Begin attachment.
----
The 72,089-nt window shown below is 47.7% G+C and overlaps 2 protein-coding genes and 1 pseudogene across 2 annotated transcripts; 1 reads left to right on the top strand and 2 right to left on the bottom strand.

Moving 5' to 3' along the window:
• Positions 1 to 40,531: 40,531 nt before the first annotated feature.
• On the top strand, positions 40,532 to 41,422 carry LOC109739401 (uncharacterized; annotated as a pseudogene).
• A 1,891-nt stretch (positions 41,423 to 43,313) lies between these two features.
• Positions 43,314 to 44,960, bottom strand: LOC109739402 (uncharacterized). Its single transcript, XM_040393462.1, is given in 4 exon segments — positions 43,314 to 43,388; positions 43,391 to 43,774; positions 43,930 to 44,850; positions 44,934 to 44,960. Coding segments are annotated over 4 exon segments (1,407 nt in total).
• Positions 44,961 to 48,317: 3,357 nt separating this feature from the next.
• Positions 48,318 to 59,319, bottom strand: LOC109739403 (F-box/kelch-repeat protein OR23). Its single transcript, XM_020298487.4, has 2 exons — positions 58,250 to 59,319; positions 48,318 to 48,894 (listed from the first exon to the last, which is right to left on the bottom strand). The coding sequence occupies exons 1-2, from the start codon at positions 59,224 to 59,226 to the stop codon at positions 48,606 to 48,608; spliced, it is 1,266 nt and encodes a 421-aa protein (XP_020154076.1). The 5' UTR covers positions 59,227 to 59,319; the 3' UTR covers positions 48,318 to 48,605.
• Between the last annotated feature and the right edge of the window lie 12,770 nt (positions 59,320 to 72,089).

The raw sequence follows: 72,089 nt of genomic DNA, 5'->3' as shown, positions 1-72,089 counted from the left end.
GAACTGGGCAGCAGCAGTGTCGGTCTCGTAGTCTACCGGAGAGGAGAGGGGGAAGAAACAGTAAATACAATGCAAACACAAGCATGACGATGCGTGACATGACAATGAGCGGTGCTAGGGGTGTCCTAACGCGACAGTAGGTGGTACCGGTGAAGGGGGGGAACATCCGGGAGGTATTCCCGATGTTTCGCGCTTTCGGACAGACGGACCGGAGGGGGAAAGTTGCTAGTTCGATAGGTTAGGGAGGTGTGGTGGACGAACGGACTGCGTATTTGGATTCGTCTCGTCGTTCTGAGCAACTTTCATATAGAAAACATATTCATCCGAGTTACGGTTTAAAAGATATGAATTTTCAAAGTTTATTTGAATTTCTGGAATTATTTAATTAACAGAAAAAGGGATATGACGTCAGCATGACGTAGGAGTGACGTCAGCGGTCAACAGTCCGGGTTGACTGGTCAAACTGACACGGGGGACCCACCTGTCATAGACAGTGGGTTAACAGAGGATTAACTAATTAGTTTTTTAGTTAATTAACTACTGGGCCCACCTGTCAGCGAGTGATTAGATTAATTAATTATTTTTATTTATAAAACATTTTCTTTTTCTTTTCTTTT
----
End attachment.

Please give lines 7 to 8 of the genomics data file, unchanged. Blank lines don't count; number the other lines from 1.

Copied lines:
• Positions 44,961 to 48,317: 3,357 nt separating this feature from the next.
• Positions 48,318 to 59,319, bottom strand: LOC109739403 (F-box/kelch-repeat protein OR23). Its single transcript, XM_020298487.4, has 2 exons — positions 58,250 to 59,319; positions 48,318 to 48,894 (listed from the first exon to the last, which is right to left on the bottom strand). The coding sequence occupies exons 1-2, from the start codon at positions 59,224 to 59,226 to the stop codon at positions 48,606 to 48,608; spliced, it is 1,266 nt and encodes a 421-aa protein (XP_020154076.1). The 5' UTR covers positions 59,227 to 59,319; the 3' UTR covers positions 48,318 to 48,605.